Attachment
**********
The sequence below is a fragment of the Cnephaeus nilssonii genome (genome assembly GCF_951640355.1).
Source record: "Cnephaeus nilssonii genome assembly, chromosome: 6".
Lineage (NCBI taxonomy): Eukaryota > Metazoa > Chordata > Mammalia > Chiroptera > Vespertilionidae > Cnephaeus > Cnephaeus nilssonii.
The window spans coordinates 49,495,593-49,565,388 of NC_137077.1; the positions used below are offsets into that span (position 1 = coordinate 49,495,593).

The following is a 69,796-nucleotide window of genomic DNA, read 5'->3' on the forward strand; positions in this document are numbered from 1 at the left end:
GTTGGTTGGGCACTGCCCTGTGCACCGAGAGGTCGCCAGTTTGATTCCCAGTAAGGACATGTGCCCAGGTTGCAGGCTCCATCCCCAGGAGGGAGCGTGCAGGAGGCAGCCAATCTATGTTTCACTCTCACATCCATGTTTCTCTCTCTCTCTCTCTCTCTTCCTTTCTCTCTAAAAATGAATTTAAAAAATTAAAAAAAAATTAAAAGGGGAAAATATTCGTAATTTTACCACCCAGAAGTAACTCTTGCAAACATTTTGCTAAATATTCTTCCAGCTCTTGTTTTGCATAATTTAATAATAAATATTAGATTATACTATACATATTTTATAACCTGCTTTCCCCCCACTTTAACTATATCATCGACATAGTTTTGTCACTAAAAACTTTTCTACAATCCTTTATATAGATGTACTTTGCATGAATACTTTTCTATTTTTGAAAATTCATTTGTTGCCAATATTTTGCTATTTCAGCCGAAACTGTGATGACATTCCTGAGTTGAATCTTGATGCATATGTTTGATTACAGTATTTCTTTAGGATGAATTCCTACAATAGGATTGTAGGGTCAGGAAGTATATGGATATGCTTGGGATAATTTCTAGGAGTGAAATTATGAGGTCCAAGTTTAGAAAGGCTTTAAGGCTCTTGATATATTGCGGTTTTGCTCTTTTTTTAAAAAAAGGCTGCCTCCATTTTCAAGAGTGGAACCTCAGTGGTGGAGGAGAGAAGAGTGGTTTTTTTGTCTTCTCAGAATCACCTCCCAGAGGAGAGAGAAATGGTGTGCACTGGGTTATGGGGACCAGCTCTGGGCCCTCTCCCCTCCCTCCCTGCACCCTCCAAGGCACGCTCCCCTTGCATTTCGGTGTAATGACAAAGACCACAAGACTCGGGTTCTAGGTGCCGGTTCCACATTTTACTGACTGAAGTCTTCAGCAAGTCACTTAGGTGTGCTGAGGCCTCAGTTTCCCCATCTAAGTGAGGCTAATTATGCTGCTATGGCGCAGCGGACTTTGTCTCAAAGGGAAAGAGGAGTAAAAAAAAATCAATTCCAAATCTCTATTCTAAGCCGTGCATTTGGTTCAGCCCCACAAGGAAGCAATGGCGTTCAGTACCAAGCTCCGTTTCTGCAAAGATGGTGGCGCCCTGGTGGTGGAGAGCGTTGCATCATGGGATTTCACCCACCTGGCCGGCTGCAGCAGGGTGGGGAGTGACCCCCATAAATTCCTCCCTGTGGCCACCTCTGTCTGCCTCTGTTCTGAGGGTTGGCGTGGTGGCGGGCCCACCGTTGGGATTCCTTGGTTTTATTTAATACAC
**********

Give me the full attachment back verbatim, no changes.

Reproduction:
The sequence below is a fragment of the Cnephaeus nilssonii genome (genome assembly GCF_951640355.1).
Source record: "Cnephaeus nilssonii genome assembly, chromosome: 6".
Lineage (NCBI taxonomy): Eukaryota > Metazoa > Chordata > Mammalia > Chiroptera > Vespertilionidae > Cnephaeus > Cnephaeus nilssonii.
The window spans coordinates 49,495,593-49,565,388 of NC_137077.1; the positions used below are offsets into that span (position 1 = coordinate 49,495,593).

The following is a 69,796-nucleotide window of genomic DNA, read 5'->3' on the forward strand; positions in this document are numbered from 1 at the left end:
GTTGGTTGGGCACTGCCCTGTGCACCGAGAGGTCGCCAGTTTGATTCCCAGTAAGGACATGTGCCCAGGTTGCAGGCTCCATCCCCAGGAGGGAGCGTGCAGGAGGCAGCCAATCTATGTTTCACTCTCACATCCATGTTTCTCTCTCTCTCTCTCTCTCTTCCTTTCTCTCTAAAAATGAATTTAAAAAATTAAAAAAAAATTAAAAGGGGAAAATATTCGTAATTTTACCACCCAGAAGTAACTCTTGCAAACATTTTGCTAAATATTCTTCCAGCTCTTGTTTTGCATAATTTAATAATAAATATTAGATTATACTATACATATTTTATAACCTGCTTTCCCCCCACTTTAACTATATCATCGACATAGTTTTGTCACTAAAAACTTTTCTACAATCCTTTATATAGATGTACTTTGCATGAATACTTTTCTATTTTTGAAAATTCATTTGTTGCCAATATTTTGCTATTTCAGCCGAAACTGTGATGACATTCCTGAGTTGAATCTTGATGCATATGTTTGATTACAGTATTTCTTTAGGATGAATTCCTACAATAGGATTGTAGGGTCAGGAAGTATATGGATATGCTTGGGATAATTTCTAGGAGTGAAATTATGAGGTCCAAGTTTAGAAAGGCTTTAAGGCTCTTGATATATTGCGGTTTTGCTCTTTTTTTAAAAAAAGGCTGCCTCCATTTTCAAGAGTGGAACCTCAGTGGTGGAGGAGAGAAGAGTGGTTTTTTTGTCTTCTCAGAATCACCTCCCAGAGGAGAGAGAAATGGTGTGCACTGGGTTATGGGGACCAGCTCTGGGCCCTCTCCCCTCCCTCCCTGCACCCTCCAAGGCACGCTCCCCTTGCATTTCGGTGTAATGACAAAGACCACAAGACTCGGGTTCTAGGTGCCGGTTCCACATTTTACTGACTGAAGTCTTCAGCAAGTCACTTAGGTGTGCTGAGGCCTCAGTTTCCCCATCTAAGTGAGGCTAATTATGCTGCTATGGCGCAGCGGACTTTGTCTCAAAGGGAAAGAGGAGTAAAAAAAAATCAATTCCAAATCTCTATTCTAAGCCGTGCATTTGGTTCAGCCCCACAAGGAAGCAATGGCGTTCAGTACCAAGCTCCGTTTCTGCAAAGATGGTGGCGCCCTGGTGGTGGAGAGCGTTGCATCATGGGATTTCACCCACCTGGCCGGCTGCAGCAGGGTGGGGAGTGACCCCCATAAATTCCTCCCTGTGGCCACCTCTGTCTGCCTCTGTTCTGAGGGTTGGCGTGGTGGCGGGCCCACCGTTGGGATTCCTTGGTTTTATTTAATACAC